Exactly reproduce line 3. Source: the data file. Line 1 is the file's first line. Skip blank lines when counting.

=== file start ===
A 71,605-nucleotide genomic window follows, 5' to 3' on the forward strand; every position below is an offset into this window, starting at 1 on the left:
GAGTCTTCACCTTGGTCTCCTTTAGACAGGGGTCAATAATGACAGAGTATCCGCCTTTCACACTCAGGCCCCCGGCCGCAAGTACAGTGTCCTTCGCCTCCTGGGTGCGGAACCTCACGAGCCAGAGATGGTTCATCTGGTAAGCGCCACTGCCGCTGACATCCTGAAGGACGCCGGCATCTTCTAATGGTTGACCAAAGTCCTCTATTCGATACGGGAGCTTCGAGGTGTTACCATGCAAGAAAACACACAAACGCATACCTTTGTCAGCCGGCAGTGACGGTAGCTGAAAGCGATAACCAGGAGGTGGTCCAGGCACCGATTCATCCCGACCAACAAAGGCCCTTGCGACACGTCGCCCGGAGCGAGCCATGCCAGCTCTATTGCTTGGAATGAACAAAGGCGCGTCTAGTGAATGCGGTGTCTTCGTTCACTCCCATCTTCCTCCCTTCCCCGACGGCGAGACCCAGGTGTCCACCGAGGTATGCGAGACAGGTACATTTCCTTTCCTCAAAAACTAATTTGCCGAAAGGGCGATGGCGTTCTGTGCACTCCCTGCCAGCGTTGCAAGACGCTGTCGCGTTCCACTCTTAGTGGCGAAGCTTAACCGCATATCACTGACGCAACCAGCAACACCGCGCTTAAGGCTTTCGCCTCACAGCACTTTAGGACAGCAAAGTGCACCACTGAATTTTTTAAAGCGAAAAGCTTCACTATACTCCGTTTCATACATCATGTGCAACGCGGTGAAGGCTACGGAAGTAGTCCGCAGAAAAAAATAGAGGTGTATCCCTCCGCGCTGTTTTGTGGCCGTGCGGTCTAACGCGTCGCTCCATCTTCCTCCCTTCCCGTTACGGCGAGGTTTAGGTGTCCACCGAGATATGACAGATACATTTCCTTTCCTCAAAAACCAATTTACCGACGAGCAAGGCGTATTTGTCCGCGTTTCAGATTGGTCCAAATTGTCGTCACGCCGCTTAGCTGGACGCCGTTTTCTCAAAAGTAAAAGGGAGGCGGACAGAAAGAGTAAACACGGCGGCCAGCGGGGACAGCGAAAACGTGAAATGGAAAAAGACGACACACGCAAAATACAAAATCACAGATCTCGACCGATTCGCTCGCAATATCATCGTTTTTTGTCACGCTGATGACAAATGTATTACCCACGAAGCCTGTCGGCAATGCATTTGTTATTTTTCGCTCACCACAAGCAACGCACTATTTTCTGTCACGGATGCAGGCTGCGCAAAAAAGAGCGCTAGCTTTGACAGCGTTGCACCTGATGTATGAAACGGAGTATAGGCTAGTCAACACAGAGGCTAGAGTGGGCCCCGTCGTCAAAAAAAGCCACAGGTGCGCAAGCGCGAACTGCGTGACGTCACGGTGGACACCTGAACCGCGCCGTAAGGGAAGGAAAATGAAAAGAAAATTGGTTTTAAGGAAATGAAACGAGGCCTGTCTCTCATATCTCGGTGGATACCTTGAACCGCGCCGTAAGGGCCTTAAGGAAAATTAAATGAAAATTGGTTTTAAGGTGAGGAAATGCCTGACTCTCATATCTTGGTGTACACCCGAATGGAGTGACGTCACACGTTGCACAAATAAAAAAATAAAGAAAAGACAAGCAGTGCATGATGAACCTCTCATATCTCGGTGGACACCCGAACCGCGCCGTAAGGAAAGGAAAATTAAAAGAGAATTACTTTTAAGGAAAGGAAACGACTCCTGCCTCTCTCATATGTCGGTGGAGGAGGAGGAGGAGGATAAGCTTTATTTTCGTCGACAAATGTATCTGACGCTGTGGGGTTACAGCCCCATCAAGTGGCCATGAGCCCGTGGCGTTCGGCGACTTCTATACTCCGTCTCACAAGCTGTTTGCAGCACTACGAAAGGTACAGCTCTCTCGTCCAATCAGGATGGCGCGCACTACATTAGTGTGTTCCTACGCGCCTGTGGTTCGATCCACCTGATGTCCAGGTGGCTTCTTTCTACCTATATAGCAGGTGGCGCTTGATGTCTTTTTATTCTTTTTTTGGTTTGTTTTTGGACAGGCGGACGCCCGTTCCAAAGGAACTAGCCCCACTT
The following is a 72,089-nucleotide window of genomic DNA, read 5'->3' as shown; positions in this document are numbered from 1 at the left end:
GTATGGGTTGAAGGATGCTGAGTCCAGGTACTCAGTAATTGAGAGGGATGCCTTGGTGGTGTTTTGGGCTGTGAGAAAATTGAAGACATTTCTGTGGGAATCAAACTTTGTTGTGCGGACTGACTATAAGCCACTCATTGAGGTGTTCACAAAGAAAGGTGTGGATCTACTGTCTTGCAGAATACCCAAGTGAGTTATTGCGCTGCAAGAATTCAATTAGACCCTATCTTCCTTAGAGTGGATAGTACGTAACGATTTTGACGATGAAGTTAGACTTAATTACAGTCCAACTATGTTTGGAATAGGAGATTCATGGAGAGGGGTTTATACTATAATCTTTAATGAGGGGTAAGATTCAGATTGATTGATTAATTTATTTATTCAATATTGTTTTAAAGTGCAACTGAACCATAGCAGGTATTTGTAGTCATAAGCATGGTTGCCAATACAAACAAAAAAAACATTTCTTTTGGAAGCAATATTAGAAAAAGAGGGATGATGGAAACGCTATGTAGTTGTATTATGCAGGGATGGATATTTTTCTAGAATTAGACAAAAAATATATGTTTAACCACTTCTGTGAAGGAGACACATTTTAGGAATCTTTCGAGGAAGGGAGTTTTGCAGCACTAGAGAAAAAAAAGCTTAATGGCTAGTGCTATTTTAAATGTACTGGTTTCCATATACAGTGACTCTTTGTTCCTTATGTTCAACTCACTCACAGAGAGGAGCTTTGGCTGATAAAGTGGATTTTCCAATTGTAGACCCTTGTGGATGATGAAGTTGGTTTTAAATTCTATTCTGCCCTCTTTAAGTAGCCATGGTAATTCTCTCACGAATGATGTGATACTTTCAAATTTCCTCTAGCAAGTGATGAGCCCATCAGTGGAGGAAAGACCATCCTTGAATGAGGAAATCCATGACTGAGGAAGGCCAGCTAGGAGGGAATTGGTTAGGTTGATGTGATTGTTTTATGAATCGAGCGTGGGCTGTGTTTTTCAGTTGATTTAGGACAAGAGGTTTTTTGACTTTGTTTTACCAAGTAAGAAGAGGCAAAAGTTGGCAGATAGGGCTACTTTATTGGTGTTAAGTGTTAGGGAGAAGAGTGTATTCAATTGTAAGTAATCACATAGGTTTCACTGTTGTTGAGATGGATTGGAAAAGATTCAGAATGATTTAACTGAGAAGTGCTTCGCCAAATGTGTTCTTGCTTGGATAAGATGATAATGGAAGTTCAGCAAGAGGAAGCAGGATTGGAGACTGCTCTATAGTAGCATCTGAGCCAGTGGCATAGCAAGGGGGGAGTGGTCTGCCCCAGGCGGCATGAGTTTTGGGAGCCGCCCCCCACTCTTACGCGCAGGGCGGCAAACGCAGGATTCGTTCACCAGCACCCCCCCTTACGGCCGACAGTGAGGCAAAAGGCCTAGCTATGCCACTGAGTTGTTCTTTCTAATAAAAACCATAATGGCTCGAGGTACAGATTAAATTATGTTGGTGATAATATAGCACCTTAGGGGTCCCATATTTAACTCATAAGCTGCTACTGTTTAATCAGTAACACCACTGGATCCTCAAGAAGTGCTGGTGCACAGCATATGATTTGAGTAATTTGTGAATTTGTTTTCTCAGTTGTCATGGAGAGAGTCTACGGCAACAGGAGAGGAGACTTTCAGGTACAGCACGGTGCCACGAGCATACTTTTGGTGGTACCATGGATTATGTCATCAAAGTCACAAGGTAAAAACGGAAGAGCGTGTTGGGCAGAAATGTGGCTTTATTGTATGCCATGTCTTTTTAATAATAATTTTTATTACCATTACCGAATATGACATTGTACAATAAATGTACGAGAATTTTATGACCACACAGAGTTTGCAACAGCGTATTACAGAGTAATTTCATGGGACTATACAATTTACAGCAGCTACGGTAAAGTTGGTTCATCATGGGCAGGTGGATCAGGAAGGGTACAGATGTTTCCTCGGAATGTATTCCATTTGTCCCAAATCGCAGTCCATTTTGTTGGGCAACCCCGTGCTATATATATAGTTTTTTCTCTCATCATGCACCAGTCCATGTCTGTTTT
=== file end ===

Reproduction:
The following is a 72,089-nucleotide window of genomic DNA, read 5'->3' as shown; positions in this document are numbered from 1 at the left end: